Making DNS More Secure And Private

The Domain Name System is something most people know little or nothing about, and frankly shouldn’t need to, but it is a critical backbone component of what makes the Internet work.
Like many other core aspects of the Internet, it was never designed to be secure or private, nor with the idea that one day billions of people would be using it.
A number of attempts have been made over the years to lock it down but aside from the politics of standards groups, it’s very complicated and any changes have profound implications because of the very scale of use of the Internet today.

But two new public DNS services that you can use instead of the one provided by your ISP could make a big difference, as long as you’re aware of the drawbacks in trusting them, too.

The good folks at TidBITS have a great write-up on all this, prompted by a new public DNS service from Cloudflare. I always enjoy articles like this and its a good primer on how DNS works for anyone who has ever wondered.

The New Bad Apple & iCloud Photo Sync

Synchronizing data across multiple locations or devices is a really hard problem and difficult to get right. There are many variables and determining the single source of truth is often non-trivial. There isn’t even always a right answer.

Understanding that, I have some sympathy for Apple with iCloud (as I do for Google, DropBox and others too.)

But. When you have a service that is being used by billions of consumers, the presence of even small issues or edge cases means that most likely millions of people will have to deal with it.

The good people at TidBITS1 have started a new feature called “Bad Apple” where they talk about annoying and consistent issues folks are having with their Macs. This came about after asking people what problems they were having with their Macs and:

The ensuring conversation spiraled off in numerous directions as various friends and family members griped, kibitzed, and tried to solve each other’s problems. It was fascinating because many of these people were long-time Mac users who had been blindsided by an interface change along the way, and who had thus been frustrated by their Macs ever since.

The first one covers some of the problems with iCloud Photo Library forcing you to re-sync your entire library if you do something apparently harmless like turn it off and back on again.

As I said, these are hard problems often with no easy answers but they need attention. Often this kind of work gets pushed way down the list of priorities in the rush to get new features out the door. Hopefully articles like this will raise the priority internally at Apple.


1 I have been reading TidBITS since the very first issue which I believe I read on one of the comp.mac.* newsgroups. Back in the olden times. (Really. It was 27 years ago.)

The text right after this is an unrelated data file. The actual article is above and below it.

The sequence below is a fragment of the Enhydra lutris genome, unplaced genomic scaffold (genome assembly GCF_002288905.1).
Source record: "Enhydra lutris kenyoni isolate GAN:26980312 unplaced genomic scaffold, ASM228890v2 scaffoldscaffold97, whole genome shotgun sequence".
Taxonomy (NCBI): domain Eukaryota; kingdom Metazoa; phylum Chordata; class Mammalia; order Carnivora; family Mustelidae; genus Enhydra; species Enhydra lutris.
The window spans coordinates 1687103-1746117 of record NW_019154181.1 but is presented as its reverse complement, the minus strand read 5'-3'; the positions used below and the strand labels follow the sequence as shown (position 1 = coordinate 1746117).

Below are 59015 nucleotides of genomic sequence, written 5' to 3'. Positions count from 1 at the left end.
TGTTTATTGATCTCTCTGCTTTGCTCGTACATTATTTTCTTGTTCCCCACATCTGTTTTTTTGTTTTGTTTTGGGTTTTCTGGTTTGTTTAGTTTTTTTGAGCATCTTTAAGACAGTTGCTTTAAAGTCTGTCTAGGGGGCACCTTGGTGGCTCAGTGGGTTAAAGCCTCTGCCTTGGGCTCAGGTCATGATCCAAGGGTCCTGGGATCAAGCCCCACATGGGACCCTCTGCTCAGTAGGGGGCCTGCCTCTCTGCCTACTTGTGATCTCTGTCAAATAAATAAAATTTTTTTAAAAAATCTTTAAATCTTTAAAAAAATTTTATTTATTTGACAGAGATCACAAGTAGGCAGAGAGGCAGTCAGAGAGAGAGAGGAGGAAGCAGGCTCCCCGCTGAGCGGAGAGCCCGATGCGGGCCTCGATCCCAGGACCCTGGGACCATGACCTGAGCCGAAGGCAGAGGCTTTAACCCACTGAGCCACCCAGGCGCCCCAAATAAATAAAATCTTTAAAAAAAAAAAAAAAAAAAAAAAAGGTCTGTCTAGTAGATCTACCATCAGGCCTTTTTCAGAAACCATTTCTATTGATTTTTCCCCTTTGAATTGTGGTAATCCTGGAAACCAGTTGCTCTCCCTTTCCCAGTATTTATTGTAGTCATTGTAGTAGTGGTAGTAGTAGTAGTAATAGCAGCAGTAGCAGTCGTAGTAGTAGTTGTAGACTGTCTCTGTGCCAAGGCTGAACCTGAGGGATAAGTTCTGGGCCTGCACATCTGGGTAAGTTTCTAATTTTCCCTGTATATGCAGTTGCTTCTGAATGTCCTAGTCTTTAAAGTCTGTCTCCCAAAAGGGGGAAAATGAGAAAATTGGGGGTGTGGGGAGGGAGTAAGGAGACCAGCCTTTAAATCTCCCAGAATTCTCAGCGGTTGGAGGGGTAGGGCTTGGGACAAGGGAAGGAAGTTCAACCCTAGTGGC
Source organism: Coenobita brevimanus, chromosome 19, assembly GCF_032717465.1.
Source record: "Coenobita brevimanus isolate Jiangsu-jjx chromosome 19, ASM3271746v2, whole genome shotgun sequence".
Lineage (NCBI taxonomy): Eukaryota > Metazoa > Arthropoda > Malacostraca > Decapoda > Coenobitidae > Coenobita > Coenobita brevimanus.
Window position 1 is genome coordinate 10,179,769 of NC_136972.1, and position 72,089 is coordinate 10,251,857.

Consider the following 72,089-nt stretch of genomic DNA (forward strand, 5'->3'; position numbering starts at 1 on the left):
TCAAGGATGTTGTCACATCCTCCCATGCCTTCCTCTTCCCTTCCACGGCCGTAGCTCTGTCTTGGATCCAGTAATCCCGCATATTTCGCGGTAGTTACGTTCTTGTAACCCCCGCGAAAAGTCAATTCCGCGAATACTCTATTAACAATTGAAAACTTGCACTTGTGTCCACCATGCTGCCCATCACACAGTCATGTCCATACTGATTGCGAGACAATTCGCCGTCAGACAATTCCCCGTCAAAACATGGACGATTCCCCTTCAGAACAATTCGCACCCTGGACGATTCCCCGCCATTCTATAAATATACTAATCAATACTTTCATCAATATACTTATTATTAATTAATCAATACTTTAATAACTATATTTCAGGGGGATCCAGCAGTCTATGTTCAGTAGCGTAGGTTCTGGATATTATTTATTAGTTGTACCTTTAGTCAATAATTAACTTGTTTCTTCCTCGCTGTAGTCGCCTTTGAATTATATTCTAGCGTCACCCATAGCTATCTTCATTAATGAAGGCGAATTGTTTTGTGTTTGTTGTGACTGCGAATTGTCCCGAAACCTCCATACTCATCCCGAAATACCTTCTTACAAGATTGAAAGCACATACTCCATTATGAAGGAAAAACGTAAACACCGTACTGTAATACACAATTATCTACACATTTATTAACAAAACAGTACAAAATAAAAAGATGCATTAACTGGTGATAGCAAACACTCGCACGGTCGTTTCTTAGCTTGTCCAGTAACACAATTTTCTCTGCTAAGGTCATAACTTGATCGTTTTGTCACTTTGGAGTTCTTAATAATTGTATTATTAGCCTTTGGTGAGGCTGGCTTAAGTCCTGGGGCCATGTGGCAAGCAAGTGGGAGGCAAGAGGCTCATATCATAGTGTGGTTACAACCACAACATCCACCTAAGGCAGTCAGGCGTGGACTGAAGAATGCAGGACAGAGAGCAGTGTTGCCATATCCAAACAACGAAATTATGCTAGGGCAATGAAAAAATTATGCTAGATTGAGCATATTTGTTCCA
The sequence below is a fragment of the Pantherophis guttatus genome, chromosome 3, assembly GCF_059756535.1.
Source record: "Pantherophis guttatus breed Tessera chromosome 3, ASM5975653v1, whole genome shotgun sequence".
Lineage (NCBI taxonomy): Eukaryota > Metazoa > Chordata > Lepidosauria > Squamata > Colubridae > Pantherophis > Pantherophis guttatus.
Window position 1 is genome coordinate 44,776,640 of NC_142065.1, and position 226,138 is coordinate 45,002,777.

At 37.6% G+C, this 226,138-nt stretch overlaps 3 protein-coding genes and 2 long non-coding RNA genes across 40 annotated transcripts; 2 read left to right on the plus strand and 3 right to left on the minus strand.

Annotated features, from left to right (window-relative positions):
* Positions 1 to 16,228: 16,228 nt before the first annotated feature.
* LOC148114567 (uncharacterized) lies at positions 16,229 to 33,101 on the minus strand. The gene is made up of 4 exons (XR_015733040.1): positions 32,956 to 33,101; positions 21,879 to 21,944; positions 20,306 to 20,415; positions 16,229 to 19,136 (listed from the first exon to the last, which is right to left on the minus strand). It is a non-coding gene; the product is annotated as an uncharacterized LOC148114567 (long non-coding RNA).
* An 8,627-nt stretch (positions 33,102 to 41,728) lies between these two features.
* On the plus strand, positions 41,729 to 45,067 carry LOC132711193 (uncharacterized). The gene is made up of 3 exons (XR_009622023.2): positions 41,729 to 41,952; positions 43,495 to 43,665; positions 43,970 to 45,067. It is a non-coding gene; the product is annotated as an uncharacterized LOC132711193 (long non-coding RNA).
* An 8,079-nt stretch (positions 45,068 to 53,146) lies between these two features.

T2 & The Future of The Mac

It’s no secret that Apple has spent a lot of time and money in the iPhone’s first decade moving more and more of the architecture to custom silicon that they design themselves. This covers the iPad too of course and it reached a level of zen-like completeness with the Apple Watch and its S1 system-on-a-chip.

So it is perhaps no big surprise, but definitely fascinating, to see the same change begin to occur with the Mac, and where this is going is the subject of much speculation.

It began with the MacBook Pro’s introduction of the Touch Bar, which I personally find I rarely use or even notice though the technical achievement is admirable. Apple developed a custom chip, the T1, to handle the Touch Bar but it also handles a lot of the security associated with the laptop including Touch ID and the Secure Enclave for fingerprint data. Ars Technica wrote a great piece on the T1 if you want to learn more.

Which brings us to the T2 chip inside the new iMac Pro. Most reviews have focused, not unreasonably, on the performance of this beast with its multi-core latest generation Xeon processors. Also on its ridonculous price, starting at $5,000 and available in BTO configurations up to a cool $13,000.

Jason Snell has a great write-up on the multiple duties the T2 is handling, including thermal management, disk controller, audio management, FaceTime camera and more.

Now this could end up being nothing more than Apple wanting to simplify and control even more of the bare metal of Macs, just as they have been doing with iOS devices. But it could also intriguingly be much more than that – anything from the ability to run a more fully-featured version of iOS and its attendant apps all the way up to perhaps being on our way towards a fully ARM-based Mac.

This is going to be fun to watch in the next few years…